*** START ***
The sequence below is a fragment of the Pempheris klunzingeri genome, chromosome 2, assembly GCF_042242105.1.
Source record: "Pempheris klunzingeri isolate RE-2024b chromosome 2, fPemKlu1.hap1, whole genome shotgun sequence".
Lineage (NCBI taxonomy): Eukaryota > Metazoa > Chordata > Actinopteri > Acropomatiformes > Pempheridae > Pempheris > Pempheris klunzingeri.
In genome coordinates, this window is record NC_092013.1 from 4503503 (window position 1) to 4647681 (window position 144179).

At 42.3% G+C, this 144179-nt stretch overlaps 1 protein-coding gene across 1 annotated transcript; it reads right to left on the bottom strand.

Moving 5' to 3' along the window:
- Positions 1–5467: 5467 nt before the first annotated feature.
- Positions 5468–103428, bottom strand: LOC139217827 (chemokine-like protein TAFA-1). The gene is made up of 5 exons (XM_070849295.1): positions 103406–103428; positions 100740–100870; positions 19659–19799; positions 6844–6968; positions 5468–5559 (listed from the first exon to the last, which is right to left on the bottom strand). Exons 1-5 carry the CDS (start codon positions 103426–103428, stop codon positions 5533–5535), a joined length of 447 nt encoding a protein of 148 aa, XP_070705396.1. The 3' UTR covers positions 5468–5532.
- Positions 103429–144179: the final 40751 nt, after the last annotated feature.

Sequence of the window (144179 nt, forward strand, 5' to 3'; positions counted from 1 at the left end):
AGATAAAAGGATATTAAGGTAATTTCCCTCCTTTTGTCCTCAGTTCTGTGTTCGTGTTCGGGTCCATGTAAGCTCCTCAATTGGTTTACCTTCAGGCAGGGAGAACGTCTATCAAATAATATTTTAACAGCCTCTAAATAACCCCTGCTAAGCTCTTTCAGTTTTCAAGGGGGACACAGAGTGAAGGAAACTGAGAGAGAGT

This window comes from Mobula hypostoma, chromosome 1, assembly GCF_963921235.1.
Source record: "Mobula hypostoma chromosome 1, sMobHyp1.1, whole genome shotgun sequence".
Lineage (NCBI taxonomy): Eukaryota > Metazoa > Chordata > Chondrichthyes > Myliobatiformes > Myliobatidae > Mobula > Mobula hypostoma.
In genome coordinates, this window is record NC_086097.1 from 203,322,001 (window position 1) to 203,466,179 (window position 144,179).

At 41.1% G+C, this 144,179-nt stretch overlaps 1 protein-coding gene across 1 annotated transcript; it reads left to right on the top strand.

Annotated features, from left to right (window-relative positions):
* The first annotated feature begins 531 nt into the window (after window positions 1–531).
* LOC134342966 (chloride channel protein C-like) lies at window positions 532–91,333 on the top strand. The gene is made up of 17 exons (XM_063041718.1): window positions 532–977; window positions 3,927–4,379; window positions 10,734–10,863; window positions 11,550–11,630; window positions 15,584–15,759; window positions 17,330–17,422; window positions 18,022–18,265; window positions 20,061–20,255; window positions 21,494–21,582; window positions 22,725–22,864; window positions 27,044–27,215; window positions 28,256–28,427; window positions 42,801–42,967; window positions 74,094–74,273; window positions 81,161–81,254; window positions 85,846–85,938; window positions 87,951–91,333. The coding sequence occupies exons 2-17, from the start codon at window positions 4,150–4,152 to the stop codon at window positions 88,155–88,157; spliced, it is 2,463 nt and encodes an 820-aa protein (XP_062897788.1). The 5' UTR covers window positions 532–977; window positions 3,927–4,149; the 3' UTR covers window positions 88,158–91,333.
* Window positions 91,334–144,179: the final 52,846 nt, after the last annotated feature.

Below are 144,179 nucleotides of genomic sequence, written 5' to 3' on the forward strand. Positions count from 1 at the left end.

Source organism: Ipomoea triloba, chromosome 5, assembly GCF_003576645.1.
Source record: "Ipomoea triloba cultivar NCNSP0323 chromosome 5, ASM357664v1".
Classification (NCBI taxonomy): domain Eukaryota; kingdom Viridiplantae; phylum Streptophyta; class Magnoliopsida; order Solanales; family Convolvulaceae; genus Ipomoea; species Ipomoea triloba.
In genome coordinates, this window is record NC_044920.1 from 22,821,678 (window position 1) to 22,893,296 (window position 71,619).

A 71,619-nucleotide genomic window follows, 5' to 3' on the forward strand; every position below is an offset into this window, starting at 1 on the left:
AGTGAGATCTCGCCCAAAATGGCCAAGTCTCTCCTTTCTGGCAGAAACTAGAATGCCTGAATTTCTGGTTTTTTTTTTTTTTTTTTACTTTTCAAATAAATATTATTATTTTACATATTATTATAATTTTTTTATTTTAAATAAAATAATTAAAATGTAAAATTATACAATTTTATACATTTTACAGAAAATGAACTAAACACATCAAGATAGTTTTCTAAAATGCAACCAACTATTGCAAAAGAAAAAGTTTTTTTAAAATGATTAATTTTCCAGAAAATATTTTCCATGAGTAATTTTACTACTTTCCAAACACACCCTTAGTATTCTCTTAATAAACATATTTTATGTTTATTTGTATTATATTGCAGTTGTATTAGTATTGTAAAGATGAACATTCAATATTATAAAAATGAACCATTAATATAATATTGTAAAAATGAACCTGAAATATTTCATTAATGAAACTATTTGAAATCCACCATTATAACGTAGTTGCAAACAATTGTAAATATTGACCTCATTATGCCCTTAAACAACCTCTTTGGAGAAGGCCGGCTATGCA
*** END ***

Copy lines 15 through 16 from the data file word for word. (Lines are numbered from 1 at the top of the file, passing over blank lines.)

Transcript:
In genome coordinates, this window is record NC_086097.1 from 203,322,001 (window position 1) to 203,466,179 (window position 144,179).

At 41.1% G+C, this 144,179-nt stretch overlaps 1 protein-coding gene across 1 annotated transcript; it reads left to right on the top strand.